The number of people buying short-term, limited-duration policies appears to have increased following the Trump administration’s move to extend the contract term of such policies to just under 12 months, up from three months. This extension has raised concerns that short-term policies may be deceptively marketed, with some sellers leading consumers to believe they are buying a comprehensive policy when they are not.

State insurance departments bear the primary responsibility for regulating short-term plans and protecting consumers. Twenty-four states have stricter limits on short-term plans than the federal floor and several more are trying to educate consumers to prevent abusive sales tactics.

However, states’ efforts may be undermined by a loophole that limits their ability to perform basic consumer protection functions. We reviewed brochures for the “best-selling” plan on offered by each short-term insurer in six states and found that many short-term plans are being sold through out-of-state associations that are exempt from state regulation.

Short-Term Health Plans Are Skirting State Regulation

Out-of-state associations file insurance products for approval in one state and then sell the same policies in other states. (These entities are different from associations that sponsor their own health plans under ERISA, which is now easier to do under recent Trump administration regulations. Association health plans are employment-based health plans, while these out-of-state associations selling short-term plans to individuals are created by insurance companies that typically have no relationship to an employer plan.) In the past, many states have exempted policies issued by out-of-state associations from some or all of their market standards, including benefit mandates and rate and form filing requirements. In those states, the association is then regulated by the state of approval, rather than the state in which the consumer purchases coverage.

Interviews with brokers and state regulators reveal that this regulatory loophole is now being used by associations as a vehicle for marketing short-term policies. These anecdotal reports are supported by our own review of short-term plan marketing brochures. For instance, in Florida, Iowa, and Mississippi, a short-term plan offered by UnitedHealthOne specifies that, in most cases, coverage will be determined by the policy approved under Arkansas law.

In fact, references to associations were found in 28 of the 34 short-term policy brochures we reviewed. In some instances, consumers are required to join the association in order to secure short-term coverage, though they may not understand what this means in terms of losing access to the consumer protections of their home state. Other plan brochures mention an association without noting if membership is required. There appear to be few, if any, membership requirements beyond the payment of dues. While information in these brochures is limited, the reference to associations corroborates what some state regulators are reporting: a proliferation of short-term policies in their state, which they have neither reviewed nor approved themselves.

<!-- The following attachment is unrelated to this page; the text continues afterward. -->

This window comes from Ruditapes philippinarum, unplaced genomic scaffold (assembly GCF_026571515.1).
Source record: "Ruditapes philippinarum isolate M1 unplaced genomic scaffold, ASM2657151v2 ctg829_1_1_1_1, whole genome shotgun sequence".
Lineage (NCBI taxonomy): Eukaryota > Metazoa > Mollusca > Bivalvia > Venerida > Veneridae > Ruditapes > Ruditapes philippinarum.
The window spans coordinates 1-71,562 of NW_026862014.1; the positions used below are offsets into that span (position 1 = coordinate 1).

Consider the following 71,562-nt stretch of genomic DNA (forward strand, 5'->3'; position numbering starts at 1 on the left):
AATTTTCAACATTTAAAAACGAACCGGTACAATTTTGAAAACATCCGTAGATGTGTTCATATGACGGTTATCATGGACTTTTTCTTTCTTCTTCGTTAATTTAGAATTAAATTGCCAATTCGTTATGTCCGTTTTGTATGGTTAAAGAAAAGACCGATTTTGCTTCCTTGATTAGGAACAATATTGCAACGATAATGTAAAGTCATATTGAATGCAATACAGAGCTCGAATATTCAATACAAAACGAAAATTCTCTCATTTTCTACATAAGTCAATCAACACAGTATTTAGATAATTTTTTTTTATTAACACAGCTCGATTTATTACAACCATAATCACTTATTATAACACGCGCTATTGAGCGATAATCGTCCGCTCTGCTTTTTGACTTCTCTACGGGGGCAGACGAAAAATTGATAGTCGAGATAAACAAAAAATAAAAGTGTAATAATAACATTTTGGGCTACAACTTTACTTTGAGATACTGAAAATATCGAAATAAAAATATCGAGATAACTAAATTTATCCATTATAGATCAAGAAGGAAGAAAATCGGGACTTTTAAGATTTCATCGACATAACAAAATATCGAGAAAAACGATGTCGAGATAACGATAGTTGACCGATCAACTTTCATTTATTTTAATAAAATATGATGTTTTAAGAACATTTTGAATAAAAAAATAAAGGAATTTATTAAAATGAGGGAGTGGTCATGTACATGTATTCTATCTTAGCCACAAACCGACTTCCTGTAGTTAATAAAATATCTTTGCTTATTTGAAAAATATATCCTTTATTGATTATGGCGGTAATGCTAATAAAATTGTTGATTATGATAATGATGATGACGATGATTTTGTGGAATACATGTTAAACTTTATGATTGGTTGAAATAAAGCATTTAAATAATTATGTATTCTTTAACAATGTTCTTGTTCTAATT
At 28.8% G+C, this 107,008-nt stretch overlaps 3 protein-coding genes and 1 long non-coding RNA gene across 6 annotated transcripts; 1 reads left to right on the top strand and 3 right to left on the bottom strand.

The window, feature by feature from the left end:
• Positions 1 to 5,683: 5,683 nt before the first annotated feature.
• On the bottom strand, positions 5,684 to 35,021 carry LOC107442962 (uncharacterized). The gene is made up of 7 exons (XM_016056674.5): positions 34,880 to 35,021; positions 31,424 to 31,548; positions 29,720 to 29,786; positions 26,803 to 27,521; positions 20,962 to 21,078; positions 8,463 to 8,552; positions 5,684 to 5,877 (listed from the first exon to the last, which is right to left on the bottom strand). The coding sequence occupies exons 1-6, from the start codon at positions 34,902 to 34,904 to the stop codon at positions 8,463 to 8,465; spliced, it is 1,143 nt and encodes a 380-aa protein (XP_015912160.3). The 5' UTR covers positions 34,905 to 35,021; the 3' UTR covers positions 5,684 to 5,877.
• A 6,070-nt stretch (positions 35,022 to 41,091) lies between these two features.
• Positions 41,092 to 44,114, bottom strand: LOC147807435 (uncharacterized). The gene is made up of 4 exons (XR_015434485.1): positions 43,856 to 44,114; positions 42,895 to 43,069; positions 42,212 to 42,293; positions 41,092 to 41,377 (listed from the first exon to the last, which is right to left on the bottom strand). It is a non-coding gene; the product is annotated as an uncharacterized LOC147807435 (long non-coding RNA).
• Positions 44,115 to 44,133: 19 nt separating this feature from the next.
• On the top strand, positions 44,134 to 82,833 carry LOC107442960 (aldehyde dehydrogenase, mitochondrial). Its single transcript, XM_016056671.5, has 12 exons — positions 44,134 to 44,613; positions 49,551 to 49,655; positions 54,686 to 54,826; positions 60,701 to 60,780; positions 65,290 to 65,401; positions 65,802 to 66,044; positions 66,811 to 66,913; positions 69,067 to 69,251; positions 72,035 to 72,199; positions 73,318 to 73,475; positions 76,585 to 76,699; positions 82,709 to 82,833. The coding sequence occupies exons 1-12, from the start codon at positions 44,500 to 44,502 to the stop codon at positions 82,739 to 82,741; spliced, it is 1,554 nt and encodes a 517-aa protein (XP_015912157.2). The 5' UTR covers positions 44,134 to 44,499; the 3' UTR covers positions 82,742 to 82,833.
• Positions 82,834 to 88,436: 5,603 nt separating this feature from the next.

Challenges for State Regulators and Consumers

State efforts to regulate their short-term markets may be hindered by this backdoor approach, because they either have no mechanism to monitor sales by out-of-state associations or they are constrained by state law from regulating such associations.

This creates a number of problems: regulators lose the ability to effectively monitor their market, prevent noncompliant products from being sold, ensure that premiums are appropriately set, and protect consumers who run into problems with their plans. States must depend on the states where policies are approved to ensure they comply with legal standards and to prevent fraud and abuse, but often insurers file the master group policy in states with lax standards.

Consumers who purchase short-term policies are likely unaware that their own state insurance department may not be able to help them if they have a problem getting services covered or medical bills paid. Consumers also are left to rely on brokers — some selling products online or over the phone — to adequately explain the risks of enrolling in a plan that may be outside of their state’s regulatory jurisdiction. In the end, consumers may purchase products without protections, such as mandated benefits or a right to an external appeal.

Looking Forward: What Actions Can States Take?

The short-term plan market is expanding and some consumers are expected to purchase these policies as a substitute for traditional comprehensive health insurance. Unfortunately, ambiguity in state jurisdiction has opened the door for some companies to use out-of-state associations as a tool to avoid regulatory oversight by state regulators. The result is likely to increase consumers’ exposure to deceptive marketing and, in some cases, high medical bills.

To adequately protect consumers, states need to pass legislation or clarify that they already have clear regulatory authority allowing officials to regulate all short-term plans sold to their residents, including those sold by out-of-state associations. As the market grows, state insurance departments will need greater capacity to proactively monitor the sellers of short-term plans, analyze data about their marketing practices, respond to consumer and provider complaints, and step in when they find cases of deceptive marketing, fraud, and abuse.